From our planetary system we have to derive these seven members of what we may call the man of inner movement. And since the relationship of these movements to one another corresponds to the relationship of the planets of our planetary system, we can also designate these several movements with the signs that belong to the planets, thus:

  • Movement into upright posture ♄ - Saturn
  • Movement of thinking ♃ - Jupiter
  • Movement of speaking ♂ - Mars
  • Movement of the blood ☉ - Sun
  • Movement of the breath ☿ - Mercury
  • Movement of the glands ♀ - Venus
  • Movement of reproduction ☽ - Moon

A word must be said about the movement of the blood. This movement comes into contact with what we have earlier learned to recognize as the center of the organs belonging to the middle Man, the “plane of operations” as it were for the Sun Spirit. Thus the movement of the blood, which has its center in the middle Man, is to be brought into relation with the most important force in the middle Man, and we have to designate this movement of the blood with the Sign of the Sun. In doing so we are thinking of the power and force of the Sun Spirit in so far as it is a force in movement. It is, we could say, as a fixed star that the Sun works upon the middle Man as a whole on the other hand, it exerts its influences on the movements that depend on the middle Man, on the movements of the blood, as one of the planets.

If I make use of the sign which is also used by the astronomers of today employing therefore in this case not the old terminology which was altered by Kepler, but the names that are customary in the astronomy of today - then the movement of the breathing can be denoted by Mercury, the movement of the glands by Venus and the movement of reproduction by Moon. For this last movement, localized as it is in the lower Man, is again a movement that comes into contact with the influence of the Spirit of the Moon. This influence here meets and combines with the inner moving of the human being.

[feeling these inner movements]

We have, therefore, in the human being, as well as a threefold seven-membered Man, another seven-membered Man in the connections of the movements that take place within him. The pupil must take pains to distinguish the various movements within him, before he is able to take the next step on the path. He will not find it easy.

The human form we have as it were standing before our eyes, not so the inner movements. A special effort has to be made to feel them. We must learn to discern each one for itself. We must be able to feel inwardly, first the movement of raising oneself upright, then the movement of thought, the movement of speech - this is easiest of all - then again the movement of the blood, and - which is also not difficult - the movement of the breath. We have to come to the point of sensing the various movements which as a rule we only sense in their result, as, for instance, when we experience ourselves first as lying down and then as standing up. We must learn to sense also in this way the movements of secretion.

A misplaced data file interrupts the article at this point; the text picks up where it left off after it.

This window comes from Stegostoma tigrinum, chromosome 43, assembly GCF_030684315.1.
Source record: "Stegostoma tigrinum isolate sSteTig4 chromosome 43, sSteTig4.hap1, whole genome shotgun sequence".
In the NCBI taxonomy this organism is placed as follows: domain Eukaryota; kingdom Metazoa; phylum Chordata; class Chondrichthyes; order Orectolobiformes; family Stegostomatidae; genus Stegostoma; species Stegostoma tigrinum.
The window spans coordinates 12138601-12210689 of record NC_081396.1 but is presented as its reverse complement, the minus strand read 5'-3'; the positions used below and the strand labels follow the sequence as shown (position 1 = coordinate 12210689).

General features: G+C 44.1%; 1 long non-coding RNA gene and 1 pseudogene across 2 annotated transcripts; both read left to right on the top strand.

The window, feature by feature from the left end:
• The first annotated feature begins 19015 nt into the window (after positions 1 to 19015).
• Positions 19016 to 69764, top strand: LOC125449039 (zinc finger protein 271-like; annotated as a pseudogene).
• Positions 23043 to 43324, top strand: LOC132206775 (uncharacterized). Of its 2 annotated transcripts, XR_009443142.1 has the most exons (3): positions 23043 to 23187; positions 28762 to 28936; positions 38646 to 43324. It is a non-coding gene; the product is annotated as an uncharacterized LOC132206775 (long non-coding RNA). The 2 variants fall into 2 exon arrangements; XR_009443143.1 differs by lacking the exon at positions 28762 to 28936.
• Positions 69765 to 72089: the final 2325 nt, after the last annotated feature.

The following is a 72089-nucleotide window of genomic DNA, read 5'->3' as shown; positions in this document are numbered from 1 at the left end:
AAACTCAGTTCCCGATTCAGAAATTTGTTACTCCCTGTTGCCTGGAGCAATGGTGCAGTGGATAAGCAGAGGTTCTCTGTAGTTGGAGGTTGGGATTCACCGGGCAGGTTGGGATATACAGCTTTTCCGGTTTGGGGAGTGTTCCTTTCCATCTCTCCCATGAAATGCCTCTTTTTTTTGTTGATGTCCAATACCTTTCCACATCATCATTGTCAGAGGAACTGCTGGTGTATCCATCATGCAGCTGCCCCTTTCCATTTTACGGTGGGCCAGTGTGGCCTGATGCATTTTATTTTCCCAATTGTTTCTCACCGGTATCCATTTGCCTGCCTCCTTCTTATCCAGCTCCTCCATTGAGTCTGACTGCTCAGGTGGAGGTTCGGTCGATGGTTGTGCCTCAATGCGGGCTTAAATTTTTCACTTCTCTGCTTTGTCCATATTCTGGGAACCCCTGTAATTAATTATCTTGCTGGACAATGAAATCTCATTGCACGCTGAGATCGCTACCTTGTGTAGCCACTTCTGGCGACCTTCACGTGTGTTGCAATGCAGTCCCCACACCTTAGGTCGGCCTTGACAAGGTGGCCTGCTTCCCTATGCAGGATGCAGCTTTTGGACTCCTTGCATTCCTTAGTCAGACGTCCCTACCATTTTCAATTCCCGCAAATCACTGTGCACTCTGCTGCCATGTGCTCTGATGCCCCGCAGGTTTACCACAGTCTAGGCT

The faculty of discrimination for the several movements that take place within him is an absolute necessity for the pupil if he would progress further on his path. And if he is to do with these movements what I said he had to do with the human form, then instead of looking at the human form from without, fixing it before him and awaiting the after-image, he must endeavour to feel himself inwardly, feel the movement and activity that goes on within him, and then, after he has, as it were, fixed himself inwardly in the bodily sense, hold fast this impression,—even as yesterday we tried to hold fast, purely in memory, the impression of the human form. The pupil will then actually come to the point of recognising seven forms, where yesterday we met with two.

We encountered, as you will remember, the form of death and the form of Lucifer, and we learned that when we call to remembrance the thought of Christ, we have then something we can carry across into the super-sensible world. And now, when the pupil, as it were, steps forth out of his Man of inner movement, he meets with seven forms. He makes the acquaintance of seven spiritual beings, and he knows that these seven spiritual beings correspond to his own inner movements in the very same way that Sun, Moon and Venus correspond to what we spoke of yesterday.